Ion traps have to be "filled" with ions prior to peforming mass analysis.  This filling can be accomplished in one of two ways: creating ions directly within the trap or injecting ions into the trap.  These are commonly referred to as "internal ionization" and "external ionization", respectively.  Internal ionization is most often accomplished by leaking analyte neutrals into the ion trap volume and then firing a beam of electrons into the trapping volume (through holes in the endcaps) while RF is applied.  The fate of the electrons as they approach the trap depends on the phase angle of the RF waveform.  During the negative swing of the RF the electrons are repelled and possibly may not even enter the trap.  However, during the positive swing of the RF many electrons will be accelerated into the trapping volume.  If the electrons pick up sufficient kinetic energy, then their collisions with analyte neutrals will cause ionization.  Since the newly made analyte ions are generated inside the trap, the RF field is able to confine the ions, focusing them to the center of the trap where they can be further manipulated/analyzed.  It should be noted that internal ionization is only really applicable to volatile analytes.  For lower volatility analytes, external ionization must be utilized.  A beam of ions is generated outside of the trap through another mechanism (e.g. electrospray, chemical ionization, etc.) and is then injected into the trap (again through holes in the endcaps).  It should be noted that in theory it is impossible to trap externally generated ions without collisions.  As such, there must be some number of neutral molecules (often helium) inside the trap to aid the trapping process.  Much like the electrons of internal ionization, the ions of external ionization will experience different forces depending on the phase angle of the RF as they approach; there are only relatively narrow phase angles within an RF cycle that are amenable to trapping.  The net result is a relatively low trapping efficiency for external ionization.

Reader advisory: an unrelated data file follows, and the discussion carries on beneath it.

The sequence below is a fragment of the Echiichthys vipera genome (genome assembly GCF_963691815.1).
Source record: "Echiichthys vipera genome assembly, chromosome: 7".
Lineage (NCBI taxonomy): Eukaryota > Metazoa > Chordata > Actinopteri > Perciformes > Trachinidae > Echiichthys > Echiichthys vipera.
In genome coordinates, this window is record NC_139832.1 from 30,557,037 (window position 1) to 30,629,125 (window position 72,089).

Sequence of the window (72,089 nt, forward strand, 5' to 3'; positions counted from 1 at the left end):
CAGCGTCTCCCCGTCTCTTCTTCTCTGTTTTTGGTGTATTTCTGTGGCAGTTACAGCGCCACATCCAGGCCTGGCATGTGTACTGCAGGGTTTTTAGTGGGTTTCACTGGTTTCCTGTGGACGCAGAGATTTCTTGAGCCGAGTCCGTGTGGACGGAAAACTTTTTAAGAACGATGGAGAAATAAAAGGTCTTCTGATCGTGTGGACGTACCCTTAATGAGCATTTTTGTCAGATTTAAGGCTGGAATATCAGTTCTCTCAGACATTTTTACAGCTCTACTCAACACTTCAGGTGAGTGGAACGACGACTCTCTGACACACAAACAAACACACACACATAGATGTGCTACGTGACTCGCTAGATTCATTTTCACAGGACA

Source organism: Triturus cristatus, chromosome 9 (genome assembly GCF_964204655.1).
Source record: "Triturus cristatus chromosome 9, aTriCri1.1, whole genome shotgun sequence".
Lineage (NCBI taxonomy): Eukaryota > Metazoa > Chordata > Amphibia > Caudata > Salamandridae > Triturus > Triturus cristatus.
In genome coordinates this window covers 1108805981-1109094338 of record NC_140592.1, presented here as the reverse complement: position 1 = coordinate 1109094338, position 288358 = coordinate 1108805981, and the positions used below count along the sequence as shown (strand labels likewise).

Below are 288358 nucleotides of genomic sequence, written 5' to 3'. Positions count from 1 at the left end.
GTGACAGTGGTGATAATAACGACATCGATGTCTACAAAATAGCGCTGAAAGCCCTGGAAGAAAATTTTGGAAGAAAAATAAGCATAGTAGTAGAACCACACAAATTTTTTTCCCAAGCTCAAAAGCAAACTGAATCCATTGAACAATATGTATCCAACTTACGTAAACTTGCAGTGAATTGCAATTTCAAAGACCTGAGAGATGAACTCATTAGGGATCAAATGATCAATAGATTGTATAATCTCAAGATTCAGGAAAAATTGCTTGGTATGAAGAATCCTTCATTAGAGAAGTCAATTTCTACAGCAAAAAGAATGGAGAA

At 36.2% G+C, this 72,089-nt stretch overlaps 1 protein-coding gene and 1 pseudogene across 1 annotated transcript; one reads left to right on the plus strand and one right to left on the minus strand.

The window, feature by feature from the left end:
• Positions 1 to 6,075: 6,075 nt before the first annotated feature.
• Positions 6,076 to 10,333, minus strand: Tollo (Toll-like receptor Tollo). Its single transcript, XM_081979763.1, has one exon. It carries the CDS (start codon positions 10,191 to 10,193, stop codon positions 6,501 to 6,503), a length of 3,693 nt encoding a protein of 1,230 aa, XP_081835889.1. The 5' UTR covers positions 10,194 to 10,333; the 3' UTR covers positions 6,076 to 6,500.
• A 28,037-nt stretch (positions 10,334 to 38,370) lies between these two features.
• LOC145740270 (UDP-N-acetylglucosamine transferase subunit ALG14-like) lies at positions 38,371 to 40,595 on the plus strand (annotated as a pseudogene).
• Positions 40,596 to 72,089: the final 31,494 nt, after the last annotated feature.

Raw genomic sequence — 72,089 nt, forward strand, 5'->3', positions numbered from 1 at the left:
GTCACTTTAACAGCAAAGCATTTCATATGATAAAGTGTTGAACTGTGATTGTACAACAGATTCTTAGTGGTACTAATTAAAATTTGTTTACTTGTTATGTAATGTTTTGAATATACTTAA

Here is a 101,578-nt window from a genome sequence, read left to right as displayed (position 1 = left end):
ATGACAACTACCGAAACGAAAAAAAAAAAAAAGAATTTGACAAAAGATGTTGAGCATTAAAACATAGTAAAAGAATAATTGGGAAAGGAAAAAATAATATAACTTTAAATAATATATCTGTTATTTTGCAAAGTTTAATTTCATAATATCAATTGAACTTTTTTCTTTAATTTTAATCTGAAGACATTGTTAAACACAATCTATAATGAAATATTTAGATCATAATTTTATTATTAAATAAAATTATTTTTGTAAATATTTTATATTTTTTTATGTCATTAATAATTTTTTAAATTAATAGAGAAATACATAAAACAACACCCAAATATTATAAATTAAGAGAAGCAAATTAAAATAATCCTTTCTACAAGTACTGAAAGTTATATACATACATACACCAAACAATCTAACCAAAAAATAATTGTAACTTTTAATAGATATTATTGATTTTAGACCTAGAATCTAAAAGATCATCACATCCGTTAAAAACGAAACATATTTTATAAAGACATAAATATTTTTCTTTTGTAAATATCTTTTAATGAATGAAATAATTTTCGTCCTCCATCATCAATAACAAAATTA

Automatic Gain Control (AGC)

For both internal and external ionization, the duration of "filling" can be adjusted as desired.  If an insufficient number of ions is trapped, the fill time can be lengthened on the next scan to build up a larger population (e.g. to achieve higher SNR).  Likewise, if too many ions are trapped, the fill time can be dynamically shortened on the next scan to mitigate the side effects (e.g. space charge repulsion between ions).  This is yet another unique feature of ion traps.  When an instrument is in the middle of a large spike in signal, it can throttle fill time down, providing improved dynamic range on the high end.  Then as signal dies down, the instrument can throttle fill time back up, providing ultimate sensitivity and dynamic range on the low end.  Essentially, AGC provides a mechanism that can balance both maximum sensitivity and dynamic range on the fly.  This concept was pioneered by Finnigan Corporation in the late 1980's, and is often referred to as AGC (Automatic Gain Control).  The original US patent (5107109) can be found here.  Similar methodologies have been implemented by other vendors for their ion trap instruments as well.